Saturday, March 23, 2013


In recent years, medical tourism has become an option increasingly available to potential plastic and cosmetic surgery patients. These potential patients often imagine that inexpensive, high-quality surgical care can be obtained by traveling outside the U.S. Add to that the price-conscious "savviness" of the internet coupon generation, and the options increase exponentially.
In the age of global digitalization, outsourcing of various business practices has become commonplace. Beginning with the export of information technology and call center jobs, outsourcing has now extended its reach to include medicine, surgery and even plastic surgery. Several developments have facilitated this trend. Prohibitive health care costs at home, increasing denials of insurance claims and decreasing provider reimbursement rates, increasing overall demand for plastic surgery, long waiting times, and lastly, and perhaps most importantly, cost savings, have all contributed.
Medical tourism is marketed on the basis that health care can be off-shored much like the production of computers and cell phones or the provision of professional services such as bookkeeping and accounting. Good surgical care, however, involves more than just the technical act of surgery itself. It requires extensive and careful preoperative consultation, deliberate formulation of reasonable treatment plans, and implementation of proper postoperative care. Yet, such goals are unlikely to be achieved when patients don't spend the proper amount of time recuperating, and return home with no plan for follow-up care.
That's not to say there are not qualified plastic surgeons abroad. The ASPS is the world's largest organization of board-certified plastic surgeons and the Society has members in more than 70 countries around the world. But all too often I consult with patients who haven't seen an ASPS Member Surgeon and tell me lamentable stories of "plastic surgery gone wrong" abroad. The informed consent process, a standard component of patient-physician communication in the United States, involving full disclosure of risks and benefits of treatment, is virtually non-existent. Most of the time, the patient cannot even recall the name of the surgeon, or even identify him/her in person preoperatively. In order for choices to be made in a meaningful and appropriate manner, patients need to receive accurate and comprehensive information. Inadequate communication before surgery, and the seemingly non-existent culpability, lead some patients to have procedures performed in facilities that would not meet U.S. standards.
When considering the cost savings purported to be an attractive feature of medical tourism, one must always consider the added costs of revisional surgery and medical care incurred with the potential for adverse outcomes. These costs increase when one considers the increasing frequency of surgical complications incurred with surgery in health care settings that may not meet the standard of care. Medical travelers often purchase cosmetic surgery packages without physician consultation and without knowledge of the medical implications to their health and well-being. Medical tourism companies and destination health care facilities, often owned and operated by non-physicians, benefit from maximizing profits without the necessary medical knowledge, legal responsibilities, and unfortunately, regret either. All in all, elective plastic surgery is a big decision, and just like any other surgery, comes with risks. While traveling to exotic locales may seem enticing, it may be difficult to assess the training and credentials of surgeons outside the U.S. Use the ASPS Find-a-Surgeon tool to search for qualified plastic surgeons in the U.S. and around the world to ensure the safest experience possible.


Researchers are paying close attention to the increasing rate of double mastectomies in the United States.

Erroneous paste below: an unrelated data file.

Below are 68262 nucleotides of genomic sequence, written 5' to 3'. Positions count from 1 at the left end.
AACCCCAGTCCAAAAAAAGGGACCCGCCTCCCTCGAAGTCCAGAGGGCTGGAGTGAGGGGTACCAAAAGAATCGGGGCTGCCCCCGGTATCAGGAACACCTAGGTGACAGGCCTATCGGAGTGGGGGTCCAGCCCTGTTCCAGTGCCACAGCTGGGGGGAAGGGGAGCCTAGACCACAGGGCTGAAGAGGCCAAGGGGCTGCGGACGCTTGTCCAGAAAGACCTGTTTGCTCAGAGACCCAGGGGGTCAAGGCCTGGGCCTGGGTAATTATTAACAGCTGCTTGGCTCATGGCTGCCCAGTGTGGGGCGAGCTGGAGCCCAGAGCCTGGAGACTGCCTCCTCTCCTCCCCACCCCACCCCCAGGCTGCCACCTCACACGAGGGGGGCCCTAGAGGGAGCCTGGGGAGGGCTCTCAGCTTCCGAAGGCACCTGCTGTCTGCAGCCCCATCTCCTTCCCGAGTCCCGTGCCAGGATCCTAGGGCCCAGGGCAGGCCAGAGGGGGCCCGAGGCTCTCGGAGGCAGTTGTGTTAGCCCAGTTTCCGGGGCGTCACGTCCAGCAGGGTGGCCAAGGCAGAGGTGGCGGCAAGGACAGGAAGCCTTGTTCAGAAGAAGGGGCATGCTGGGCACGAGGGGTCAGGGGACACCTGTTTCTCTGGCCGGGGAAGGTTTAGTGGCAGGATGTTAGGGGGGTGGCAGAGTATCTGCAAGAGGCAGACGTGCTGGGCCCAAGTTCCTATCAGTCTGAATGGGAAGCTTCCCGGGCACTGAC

The number of women with early stage breast cancer who went on to remove both breasts (even though only one breast had cancer) increased by more than 150% between 1998 and 2003, according to a study presented by Dr. Kelly Hunt at the annual conference for the American Society of Clinical Oncology.
Since that meeting, Hunt has continued crunching the numbers. In unpublished reports released to CNN, 8% of patients sought prophylactic removal of their unaffected breast at MD Anderson Cancer Center in Houston in 2010. The percentage increased to 12.6% in 2011, and rose again to 14.1% in 2012, according to Hunt, who is chief of breast surgery at MD Anderson.
Data from New York's Memorial Sloan-Kettering Cancer Center echo these numbers. The rate for women choosing to remove both breasts when only one has cancer jumped from 6.7% in 1997 to 24% in 2005, according to a 2011 study in the Journal of Clinical Oncology. And from 2005 to 2009, the latest year data is available, the proportion of women undergoing mastectomies overall also rose, according to Kathy Cronin, a statistician with the National Cancer Institute.

Experts say several intersecting factors could be fueling this trend.

Access to genetic screening
Since testing became available in 1996, nearly 1 million people have been screened for BRCA1 and BRCA2, the genetic mutations associated with increasing a woman's lifetime risk of developing breast cancer as much as 87%, according to Myriad Genetics, the diagnostic company that helped isolate the two genes and later developed a test to detect them.For women who test positive, removing both breasts is seen as a viable, cancer-preventing option -- especially in the United States. In a global study conducted by Dr. Steven Narod, senior scientist at Women's College Research Institute in Toronto, the United States had the highest rate of prophylactic mastectomy in BRCA1 and BRCA2 mutation carriers. The U.S. rate was 36.3%, far outpacing the number of preventive surgeries performed by the majority of other countries Narod studied, including France and Canada.

Is less more in breast cancer treatment? One reason for the spike may be that American women fear cancer more than women in other regions. About 70% of women in the United States who have both breasts removed after a cancer diagnosis don't have a proven medical reason for undergoing the procedure, according to a 2012 study conducted by the University of Michigan Comprehensive Cancer Center.
"The dilemma we're facing is more and more women are choosing to remove both breasts," said Dr. Michael Sabel, associate professor of surgery at the University of Michigan Medical School, in a statement announcing the findings. "We're greatly overestimating the risk of women with breast cancer developing another breast cancer."However, authors of the study indicate that a double mastectomy may make sense for women with a strong family history of breast or ovarian cancer, or for women who've tested positive for genetic mutations in the BRCA genes.